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Jack Valenti: 1921-2007

Formidable force for Hollywood

April 27, 2007|James Bates | Times Staff Writer

Valenti continued to handle assignments for Johnson, and, in November 1963, the vice president asked him to help in a politically sensitive campaign visit that President Kennedy planned to make to Texas. The trip would make Valenti an eyewitness to one of America's darkest chapters and abruptly change the course of his life.

On Nov. 22, Valenti was riding six cars behind the presidential limousine as it snaked through the streets of Dallas toward Dealey Plaza. Valenti would later recall that he never actually heard the shots that killed Kennedy but immediately knew something was wrong.

"Suddenly the slow-moving motorcade became the Indianapolis Speedway," he recalled in a Times piece published on an anniversary of the Kennedy assassination. "The car in front drag-raced from 10 mph to over 60. None of us had any idea of what happened."

After Kennedy died, Johnson asked Valenti to join him on Air Force One flying back to Washington. Valenti can be seen crouching on the left in one of the event's defining photographs showing a somber Johnson taking the oath of office on the presidential jet, Jacqueline Kennedy at Johnson's side still wearing her blood-stained dress.

"That act of inscrutable fate changed my life," Valenti said.

Valenti helped write the words Johnson uttered when he addressed the American people for the first time as president, and bunked at the White House until his family arrived from Texas.

Valenti effectively became Johnson's companion, troubleshooter and trusted confidant. Throughout his life Valenti was a loyal defender of Johnson, even as his presidency was crumbling because of the Vietnam War. He compared Johnson to the Greek mythological hero Achilles, seeing him as a talented leader whose flaws brought him down.

In a 1965 speech to the Advertising Federation of America, Valenti uttered a sentence that would hang around his neck like an albatross: "I sleep each night a little better, a little more confidently, because Lyndon Johnson is my president."

Later, when he complained to Johnson that he couldn't escape the quote, Johnson replied: "I don't know what you're fretting about, Jack. Do you know how few presidential assistants say anything memorable?"

Valenti regarded his time with Johnson in Washington as the "summertime" of his life -- the only period when he was doing something that really "counted," he said in his 1976 book about Johnson, "A Very Human President." Washington, he added, is the "ultimate seduction. After that, everything is tasteless passion."

In 1966, two Hollywood moguls, MCA Inc. power broker Lew Wasserman and United Artists' Arthur Krim, were looking for someone to lead their trade group and they approached Valenti. After initially resisting the idea, Johnson gave his blessing.

Valenti left in April, saying he could not turn down the $175,000-a-year post. The new position paid more than six times his $28,000 White House salary. By the time he left the MPAA he was one of the highest paid lobbyists in Washington, reportedly earning $1.35 million annually.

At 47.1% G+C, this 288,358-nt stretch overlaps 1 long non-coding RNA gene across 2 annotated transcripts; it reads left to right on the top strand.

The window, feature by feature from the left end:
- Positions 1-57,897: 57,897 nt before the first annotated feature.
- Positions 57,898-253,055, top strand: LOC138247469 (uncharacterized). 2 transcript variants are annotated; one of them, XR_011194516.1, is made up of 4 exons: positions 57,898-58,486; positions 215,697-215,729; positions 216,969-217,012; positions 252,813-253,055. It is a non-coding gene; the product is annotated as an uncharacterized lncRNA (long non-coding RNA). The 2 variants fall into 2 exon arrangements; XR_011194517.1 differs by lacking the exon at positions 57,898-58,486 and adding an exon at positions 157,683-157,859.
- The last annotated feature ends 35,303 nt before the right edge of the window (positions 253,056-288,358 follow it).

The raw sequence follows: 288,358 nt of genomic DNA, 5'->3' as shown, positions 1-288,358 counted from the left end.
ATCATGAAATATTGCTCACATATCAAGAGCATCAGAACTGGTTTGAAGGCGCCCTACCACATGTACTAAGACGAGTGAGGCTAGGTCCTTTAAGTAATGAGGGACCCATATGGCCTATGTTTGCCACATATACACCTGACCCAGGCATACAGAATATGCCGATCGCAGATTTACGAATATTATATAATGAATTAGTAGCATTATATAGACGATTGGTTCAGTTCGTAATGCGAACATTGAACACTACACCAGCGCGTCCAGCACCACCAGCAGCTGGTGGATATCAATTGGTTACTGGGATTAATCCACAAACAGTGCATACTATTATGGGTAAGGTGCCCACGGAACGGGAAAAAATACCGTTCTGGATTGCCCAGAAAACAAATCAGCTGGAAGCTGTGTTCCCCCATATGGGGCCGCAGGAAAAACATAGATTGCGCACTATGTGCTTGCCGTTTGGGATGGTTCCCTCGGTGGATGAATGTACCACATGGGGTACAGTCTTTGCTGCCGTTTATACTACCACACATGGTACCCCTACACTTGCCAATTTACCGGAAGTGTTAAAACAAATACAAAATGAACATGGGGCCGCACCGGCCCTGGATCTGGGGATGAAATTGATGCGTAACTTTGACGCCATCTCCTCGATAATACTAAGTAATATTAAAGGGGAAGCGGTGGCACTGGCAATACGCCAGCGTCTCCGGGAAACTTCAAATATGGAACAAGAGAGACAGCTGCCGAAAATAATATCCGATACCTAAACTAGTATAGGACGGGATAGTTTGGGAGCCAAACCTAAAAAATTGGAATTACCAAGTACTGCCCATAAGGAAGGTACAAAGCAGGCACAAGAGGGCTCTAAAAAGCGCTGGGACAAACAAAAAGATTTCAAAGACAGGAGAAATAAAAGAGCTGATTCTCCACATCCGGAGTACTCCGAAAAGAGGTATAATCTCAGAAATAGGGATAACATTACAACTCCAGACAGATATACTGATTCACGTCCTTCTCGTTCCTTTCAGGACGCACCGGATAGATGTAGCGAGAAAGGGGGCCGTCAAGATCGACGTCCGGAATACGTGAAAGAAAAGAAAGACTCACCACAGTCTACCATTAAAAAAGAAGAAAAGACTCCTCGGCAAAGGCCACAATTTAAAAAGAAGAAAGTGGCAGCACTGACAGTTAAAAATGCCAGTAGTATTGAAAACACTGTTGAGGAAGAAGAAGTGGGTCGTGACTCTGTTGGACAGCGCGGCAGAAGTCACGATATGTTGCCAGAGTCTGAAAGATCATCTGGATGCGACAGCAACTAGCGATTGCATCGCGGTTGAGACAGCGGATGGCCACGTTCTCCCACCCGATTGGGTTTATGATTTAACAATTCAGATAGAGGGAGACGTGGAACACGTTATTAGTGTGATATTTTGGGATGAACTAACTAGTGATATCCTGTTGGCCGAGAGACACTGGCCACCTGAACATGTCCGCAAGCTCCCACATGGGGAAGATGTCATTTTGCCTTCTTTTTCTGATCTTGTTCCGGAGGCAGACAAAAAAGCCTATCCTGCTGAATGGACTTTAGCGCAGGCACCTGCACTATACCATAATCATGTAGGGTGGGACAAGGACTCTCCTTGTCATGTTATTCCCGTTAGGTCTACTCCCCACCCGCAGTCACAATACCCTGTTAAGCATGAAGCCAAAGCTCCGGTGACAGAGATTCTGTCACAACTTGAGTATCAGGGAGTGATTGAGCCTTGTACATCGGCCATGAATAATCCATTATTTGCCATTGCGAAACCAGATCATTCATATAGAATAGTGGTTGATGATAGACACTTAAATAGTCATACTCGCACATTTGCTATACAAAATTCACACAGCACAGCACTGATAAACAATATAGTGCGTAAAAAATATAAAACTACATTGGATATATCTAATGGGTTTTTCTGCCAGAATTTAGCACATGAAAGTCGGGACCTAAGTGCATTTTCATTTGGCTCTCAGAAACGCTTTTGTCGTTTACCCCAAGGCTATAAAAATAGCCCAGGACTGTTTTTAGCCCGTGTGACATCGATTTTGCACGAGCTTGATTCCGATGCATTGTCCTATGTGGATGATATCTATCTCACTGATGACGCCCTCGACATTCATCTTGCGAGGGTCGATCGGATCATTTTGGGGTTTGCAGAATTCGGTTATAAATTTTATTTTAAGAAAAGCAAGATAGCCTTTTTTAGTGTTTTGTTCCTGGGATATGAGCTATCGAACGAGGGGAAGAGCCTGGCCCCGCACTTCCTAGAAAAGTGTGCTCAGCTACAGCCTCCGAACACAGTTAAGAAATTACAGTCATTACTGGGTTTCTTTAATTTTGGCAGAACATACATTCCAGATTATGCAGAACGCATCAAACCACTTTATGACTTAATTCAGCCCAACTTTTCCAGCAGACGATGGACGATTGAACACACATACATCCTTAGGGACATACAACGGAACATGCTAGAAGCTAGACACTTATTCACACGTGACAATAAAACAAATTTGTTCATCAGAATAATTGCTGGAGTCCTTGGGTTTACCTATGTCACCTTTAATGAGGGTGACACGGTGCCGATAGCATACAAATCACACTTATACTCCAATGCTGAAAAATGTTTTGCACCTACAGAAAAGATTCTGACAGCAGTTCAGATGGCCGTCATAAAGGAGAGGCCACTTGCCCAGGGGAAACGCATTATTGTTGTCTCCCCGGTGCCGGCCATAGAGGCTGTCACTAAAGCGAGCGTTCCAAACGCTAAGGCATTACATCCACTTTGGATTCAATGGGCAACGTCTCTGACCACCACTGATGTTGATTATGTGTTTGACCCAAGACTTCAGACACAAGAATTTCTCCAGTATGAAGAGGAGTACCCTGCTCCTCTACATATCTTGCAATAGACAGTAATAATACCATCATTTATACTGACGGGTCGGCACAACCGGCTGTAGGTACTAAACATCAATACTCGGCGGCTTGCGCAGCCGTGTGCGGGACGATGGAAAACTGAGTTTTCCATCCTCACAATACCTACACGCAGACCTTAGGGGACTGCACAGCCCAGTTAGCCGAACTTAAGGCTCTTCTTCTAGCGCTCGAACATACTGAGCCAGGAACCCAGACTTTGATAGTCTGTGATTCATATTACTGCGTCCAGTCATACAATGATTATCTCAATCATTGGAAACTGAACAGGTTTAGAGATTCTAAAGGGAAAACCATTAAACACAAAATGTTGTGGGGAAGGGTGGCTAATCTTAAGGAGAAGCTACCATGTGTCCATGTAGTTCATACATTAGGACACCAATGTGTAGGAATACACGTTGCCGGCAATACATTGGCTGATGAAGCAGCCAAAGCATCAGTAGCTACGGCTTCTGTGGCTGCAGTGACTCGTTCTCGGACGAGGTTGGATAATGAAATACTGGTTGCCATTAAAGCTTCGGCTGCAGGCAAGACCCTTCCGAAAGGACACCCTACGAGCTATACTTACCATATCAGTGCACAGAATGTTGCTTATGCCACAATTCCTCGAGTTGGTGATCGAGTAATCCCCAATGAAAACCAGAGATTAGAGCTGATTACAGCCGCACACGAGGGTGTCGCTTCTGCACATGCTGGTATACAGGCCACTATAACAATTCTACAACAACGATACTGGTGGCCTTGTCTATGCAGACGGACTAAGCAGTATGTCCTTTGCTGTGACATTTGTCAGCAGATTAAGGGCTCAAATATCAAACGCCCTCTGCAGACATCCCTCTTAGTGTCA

Two years after taking over the MPAA, Valenti and association counsel Louis Nizer devised the ratings system so they could scrap the industry's Hays Code, which for decades placed tight restrictions on movie language and sexual content. The code had such rules as no open-mouth kissing and a requirement that a man and a woman in bed each have one foot on the floor.

"If you wanted to be affectionate, you had to be Nadia Comaneci the gymnast," Valenti later recalled.

One of his first dealings with the code after being hired by the MPAA was to negotiate what language could be used in Mike Nichols' film version of Edward Albee's play "Who's Afraid of Virginia Woolf?" Valenti would not permit the use of some crude language to describe sex, although he approved use of the phrase "hump the hostess." But the almost comical exercise in discretion made it more obvious that enforcement of the code had become virtually impossible.

At the time, Hollywood was facing competition from more daring foreign films and was seeing a new generation of directors push the boundaries as Nichols did with "Virginia Woolf" and Michelangelo Antonioni did with "Blow Up." Valenti abhorred censorship and wanted to do away with the code but knew he needed an alternative to head off any potential restrictions from lawmakers.

Valenti became immersed in the industry's business issues as well. He championed open markets for Hollywood films and in the final years of his tenure was preoccupied with digital piracy, as technology made it easy to create pristine bootlegs of films.

He did misjudge the impact of home video on the business, initially seeing it as such a threat that it was "to the American film producer and the American public what the Boston Strangler is to the American woman at home alone." Instead, home video became a gold mine for studios.

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